Selected and Edited by Cordelia Titcomb Smith
In 1964, I went off to Camp Wawokiye on Nassau Point on Long Island.* We were only allowed to bring one book with us for the entire summer. For someone who had turned into a voracious reader, that was an agonizing lack of material. My choice was a new anthology of stories of the favorite type of reading, Great Science Fiction Stories.
The editor, Cordelia Titcomb Smith is something of a mystery. Her biographical blurb indicates that she was a librarian at the Lucas County Library in Maumee, Ohio, in a role that nowadays would be called a specialist in YA fiction. She had never been connected with any other SF book.**
The publisher, Dell Books, was a major paperback house in its day, but which rarely published science fiction. This was part of their Laurel Leaf Library, which fits in the the YA feel.
But whatever the origins, the book took some of the best stories and authors from early SF and put them into paperback. The table of contents reads:
- Introduction -- Cordelia Titcomb Smith
- Vital Factor -- Nelson S. Bond
- Pottage -- Zenna Henderson
- The Roads Must Roll -- Robert A. Heinlein
- The Stolen Bacillus -- H. G. Wells
- The Star -- H. G. Wells
- Nightfall -- Isaac Asimov
- History Lesson -- Arthur C. Clarke
- In Hiding -- Wilmar H. Shiras
- The Martian Crown Jewels -- Poul Anderson
- The Sands of Time -- P. Schuyler Miller
- Into Space (Excerpt from Round the Moon, the sequel to From the Earth to the Moon) -- Jules Verne
And the stories!
- “Vital Factor” shows exactly what you need to actually go to the stars, with a clever twist ending.
- “The Roads Must Roll” is one of Heinlein’s best stories, about the use of immense conveyor belts for commuting traffic. The engineering is fascinating, but it a slam-bang adventure, too.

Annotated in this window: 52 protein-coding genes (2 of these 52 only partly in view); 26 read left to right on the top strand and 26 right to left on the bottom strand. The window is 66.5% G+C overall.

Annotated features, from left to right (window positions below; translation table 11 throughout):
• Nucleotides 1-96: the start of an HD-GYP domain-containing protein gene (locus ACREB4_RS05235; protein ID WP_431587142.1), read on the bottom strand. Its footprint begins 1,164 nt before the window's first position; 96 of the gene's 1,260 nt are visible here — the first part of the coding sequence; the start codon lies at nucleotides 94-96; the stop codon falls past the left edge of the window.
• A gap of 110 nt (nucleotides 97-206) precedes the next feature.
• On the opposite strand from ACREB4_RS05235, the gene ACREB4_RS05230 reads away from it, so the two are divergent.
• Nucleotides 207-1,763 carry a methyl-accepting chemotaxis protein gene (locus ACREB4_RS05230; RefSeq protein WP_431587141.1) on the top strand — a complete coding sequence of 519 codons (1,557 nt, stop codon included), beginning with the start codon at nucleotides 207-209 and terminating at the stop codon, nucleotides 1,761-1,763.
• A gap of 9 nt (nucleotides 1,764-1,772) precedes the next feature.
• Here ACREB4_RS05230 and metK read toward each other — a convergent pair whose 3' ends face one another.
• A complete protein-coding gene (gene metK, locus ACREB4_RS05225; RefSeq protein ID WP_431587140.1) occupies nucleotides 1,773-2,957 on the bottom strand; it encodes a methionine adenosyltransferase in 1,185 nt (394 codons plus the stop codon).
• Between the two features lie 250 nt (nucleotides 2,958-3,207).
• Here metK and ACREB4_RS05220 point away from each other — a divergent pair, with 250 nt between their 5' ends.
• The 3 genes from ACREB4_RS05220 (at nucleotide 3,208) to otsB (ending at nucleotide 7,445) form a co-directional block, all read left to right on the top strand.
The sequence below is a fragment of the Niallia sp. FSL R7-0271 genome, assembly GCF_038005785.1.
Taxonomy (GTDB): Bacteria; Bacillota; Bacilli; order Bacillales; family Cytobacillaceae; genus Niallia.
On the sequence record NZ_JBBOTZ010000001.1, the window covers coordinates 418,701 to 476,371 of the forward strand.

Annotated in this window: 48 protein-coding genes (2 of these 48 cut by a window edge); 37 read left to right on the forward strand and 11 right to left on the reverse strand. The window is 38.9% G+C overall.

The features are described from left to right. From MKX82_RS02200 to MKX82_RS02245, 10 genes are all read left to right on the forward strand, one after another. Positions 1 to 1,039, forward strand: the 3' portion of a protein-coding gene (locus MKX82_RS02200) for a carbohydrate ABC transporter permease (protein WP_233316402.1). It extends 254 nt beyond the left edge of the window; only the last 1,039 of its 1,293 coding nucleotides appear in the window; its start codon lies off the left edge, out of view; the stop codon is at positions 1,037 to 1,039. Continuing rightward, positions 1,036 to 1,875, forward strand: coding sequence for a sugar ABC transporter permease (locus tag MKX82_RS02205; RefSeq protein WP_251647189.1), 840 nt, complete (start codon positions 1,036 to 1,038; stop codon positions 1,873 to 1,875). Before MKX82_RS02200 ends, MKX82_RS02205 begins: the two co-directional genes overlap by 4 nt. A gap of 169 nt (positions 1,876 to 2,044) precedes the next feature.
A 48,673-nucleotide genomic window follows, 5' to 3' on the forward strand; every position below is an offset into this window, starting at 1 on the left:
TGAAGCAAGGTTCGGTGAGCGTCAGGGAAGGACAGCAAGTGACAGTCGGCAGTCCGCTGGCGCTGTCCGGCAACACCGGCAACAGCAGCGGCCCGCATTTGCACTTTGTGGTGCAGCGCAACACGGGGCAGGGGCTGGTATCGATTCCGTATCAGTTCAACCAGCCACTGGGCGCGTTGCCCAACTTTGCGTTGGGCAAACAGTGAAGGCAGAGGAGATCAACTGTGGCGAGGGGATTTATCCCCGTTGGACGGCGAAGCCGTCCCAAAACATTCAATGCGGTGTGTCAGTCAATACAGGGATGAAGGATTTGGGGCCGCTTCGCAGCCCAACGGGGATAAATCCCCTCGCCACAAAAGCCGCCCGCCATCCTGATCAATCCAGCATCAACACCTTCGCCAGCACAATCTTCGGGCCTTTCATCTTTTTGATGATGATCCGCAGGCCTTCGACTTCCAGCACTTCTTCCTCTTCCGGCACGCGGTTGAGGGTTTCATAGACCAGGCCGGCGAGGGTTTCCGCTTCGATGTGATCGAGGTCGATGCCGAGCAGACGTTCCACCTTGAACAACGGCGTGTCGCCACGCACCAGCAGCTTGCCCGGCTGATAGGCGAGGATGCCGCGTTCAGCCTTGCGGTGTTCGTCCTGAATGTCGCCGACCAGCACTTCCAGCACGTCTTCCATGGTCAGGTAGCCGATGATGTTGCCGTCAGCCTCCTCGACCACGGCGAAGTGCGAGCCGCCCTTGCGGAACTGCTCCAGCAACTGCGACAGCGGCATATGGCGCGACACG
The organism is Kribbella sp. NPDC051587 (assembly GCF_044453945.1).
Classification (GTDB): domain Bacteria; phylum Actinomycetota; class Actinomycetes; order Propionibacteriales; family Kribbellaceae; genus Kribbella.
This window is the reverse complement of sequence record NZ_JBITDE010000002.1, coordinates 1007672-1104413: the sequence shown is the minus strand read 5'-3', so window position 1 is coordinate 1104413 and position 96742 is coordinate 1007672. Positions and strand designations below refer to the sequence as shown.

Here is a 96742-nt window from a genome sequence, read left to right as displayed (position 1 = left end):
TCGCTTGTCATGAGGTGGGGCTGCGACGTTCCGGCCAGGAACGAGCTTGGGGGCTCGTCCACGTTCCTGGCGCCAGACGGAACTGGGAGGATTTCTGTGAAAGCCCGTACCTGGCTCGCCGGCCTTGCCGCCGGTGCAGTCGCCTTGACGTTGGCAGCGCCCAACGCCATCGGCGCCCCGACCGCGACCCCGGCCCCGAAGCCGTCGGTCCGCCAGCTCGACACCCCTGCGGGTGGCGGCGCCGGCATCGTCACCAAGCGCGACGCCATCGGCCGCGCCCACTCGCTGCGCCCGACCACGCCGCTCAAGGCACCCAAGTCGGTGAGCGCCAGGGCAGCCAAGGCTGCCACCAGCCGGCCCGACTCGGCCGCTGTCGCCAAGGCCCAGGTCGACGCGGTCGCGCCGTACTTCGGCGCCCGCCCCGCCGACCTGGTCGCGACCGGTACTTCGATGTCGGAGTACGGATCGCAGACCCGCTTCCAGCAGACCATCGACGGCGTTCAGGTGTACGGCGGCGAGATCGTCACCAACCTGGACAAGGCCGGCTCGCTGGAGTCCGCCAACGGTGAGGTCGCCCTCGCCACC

- “History Lesson” is one of the great works of the genre, with a Twilight Zone ending years before The Twilight Zone.
- “The Star” by H.G. Wells is also a cynical look at disaster, completely different in tone from the famous Arthur C. Clarke story of the same name.
I read these stories over and over that summer, in among the swimming and Nok Hockey games. I was a fan of SF already, but the book made me a fan for life.
*Located in the hamlet of Peconic. Its most famous resident was Albert Einstein, who spend the summer of 1939 there.
**Other than the UK version of this one, entitled The Best Science Fiction Stories 3. It also looks like she co-wrote something in 1947 called Paul Bunyan in Geauga County, which seemed to be self-published.
***As I write this, I’m reading Bud Webster’s Past Masters and other Bookish Natterings about forgotten SF writers (highly recommended). He covers Bond and I couldn’t recall ever having read him until I started on this entry.